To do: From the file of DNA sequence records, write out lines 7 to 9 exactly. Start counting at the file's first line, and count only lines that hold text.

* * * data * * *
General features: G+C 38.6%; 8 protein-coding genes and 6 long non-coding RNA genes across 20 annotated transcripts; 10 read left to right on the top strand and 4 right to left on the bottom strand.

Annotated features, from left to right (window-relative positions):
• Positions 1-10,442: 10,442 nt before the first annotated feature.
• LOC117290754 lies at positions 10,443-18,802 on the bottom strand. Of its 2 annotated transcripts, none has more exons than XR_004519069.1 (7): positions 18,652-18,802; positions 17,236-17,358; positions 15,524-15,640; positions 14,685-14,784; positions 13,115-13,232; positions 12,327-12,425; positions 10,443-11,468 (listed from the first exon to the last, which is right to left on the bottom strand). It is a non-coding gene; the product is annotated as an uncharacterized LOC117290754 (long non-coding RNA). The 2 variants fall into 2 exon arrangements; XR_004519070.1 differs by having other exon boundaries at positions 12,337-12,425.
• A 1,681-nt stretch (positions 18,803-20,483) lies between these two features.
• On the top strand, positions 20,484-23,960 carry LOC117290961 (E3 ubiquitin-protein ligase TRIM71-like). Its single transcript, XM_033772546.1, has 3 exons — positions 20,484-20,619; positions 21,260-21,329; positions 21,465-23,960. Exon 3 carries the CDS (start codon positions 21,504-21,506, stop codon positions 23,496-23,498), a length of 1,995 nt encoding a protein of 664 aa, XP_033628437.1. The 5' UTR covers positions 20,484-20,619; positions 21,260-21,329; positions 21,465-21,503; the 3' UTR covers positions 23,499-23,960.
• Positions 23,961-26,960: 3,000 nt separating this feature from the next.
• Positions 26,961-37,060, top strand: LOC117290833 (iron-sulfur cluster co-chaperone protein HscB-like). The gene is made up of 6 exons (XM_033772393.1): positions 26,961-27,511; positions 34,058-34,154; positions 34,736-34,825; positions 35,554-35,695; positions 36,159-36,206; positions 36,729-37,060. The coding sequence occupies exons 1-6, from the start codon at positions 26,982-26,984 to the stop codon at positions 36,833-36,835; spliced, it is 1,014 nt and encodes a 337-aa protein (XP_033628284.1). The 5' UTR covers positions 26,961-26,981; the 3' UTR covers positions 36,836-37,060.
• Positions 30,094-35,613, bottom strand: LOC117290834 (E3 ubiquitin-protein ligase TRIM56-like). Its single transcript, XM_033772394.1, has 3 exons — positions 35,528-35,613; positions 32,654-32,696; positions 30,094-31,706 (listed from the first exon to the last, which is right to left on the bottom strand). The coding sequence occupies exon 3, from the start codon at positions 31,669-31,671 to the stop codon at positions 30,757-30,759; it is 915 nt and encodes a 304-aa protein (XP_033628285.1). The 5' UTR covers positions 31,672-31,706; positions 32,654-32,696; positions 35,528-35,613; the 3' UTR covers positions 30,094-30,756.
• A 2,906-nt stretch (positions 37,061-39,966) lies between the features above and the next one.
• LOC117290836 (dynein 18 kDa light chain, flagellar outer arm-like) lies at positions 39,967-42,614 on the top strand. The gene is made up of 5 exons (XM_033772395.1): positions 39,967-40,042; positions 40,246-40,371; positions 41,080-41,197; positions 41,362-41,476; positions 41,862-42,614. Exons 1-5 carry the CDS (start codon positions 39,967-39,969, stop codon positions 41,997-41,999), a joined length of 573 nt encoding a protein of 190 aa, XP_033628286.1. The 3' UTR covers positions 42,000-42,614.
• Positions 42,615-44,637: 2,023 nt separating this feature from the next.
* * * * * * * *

• Positions 23,961-26,960: 3,000 nt separating this feature from the next.
• Positions 26,961-37,060, top strand: LOC117290833 (iron-sulfur cluster co-chaperone protein HscB-like). The gene is made up of 6 exons (XM_033772393.1): positions 26,961-27,511; positions 34,058-34,154; positions 34,736-34,825; positions 35,554-35,695; positions 36,159-36,206; positions 36,729-37,060. The coding sequence occupies exons 1-6, from the start codon at positions 26,982-26,984 to the stop codon at positions 36,833-36,835; spliced, it is 1,014 nt and encodes a 337-aa protein (XP_033628284.1). The 5' UTR covers positions 26,961-26,981; the 3' UTR covers positions 36,836-37,060.
• Positions 30,094-35,613, bottom strand: LOC117290834 (E3 ubiquitin-protein ligase TRIM56-like). Its single transcript, XM_033772394.1, has 3 exons — positions 35,528-35,613; positions 32,654-32,696; positions 30,094-31,706 (listed from the first exon to the last, which is right to left on the bottom strand). The coding sequence occupies exon 3, from the start codon at positions 31,669-31,671 to the stop codon at positions 30,757-30,759; it is 915 nt and encodes a 304-aa protein (XP_033628285.1). The 5' UTR covers positions 31,672-31,706; positions 32,654-32,696; positions 35,528-35,613; the 3' UTR covers positions 30,094-30,756.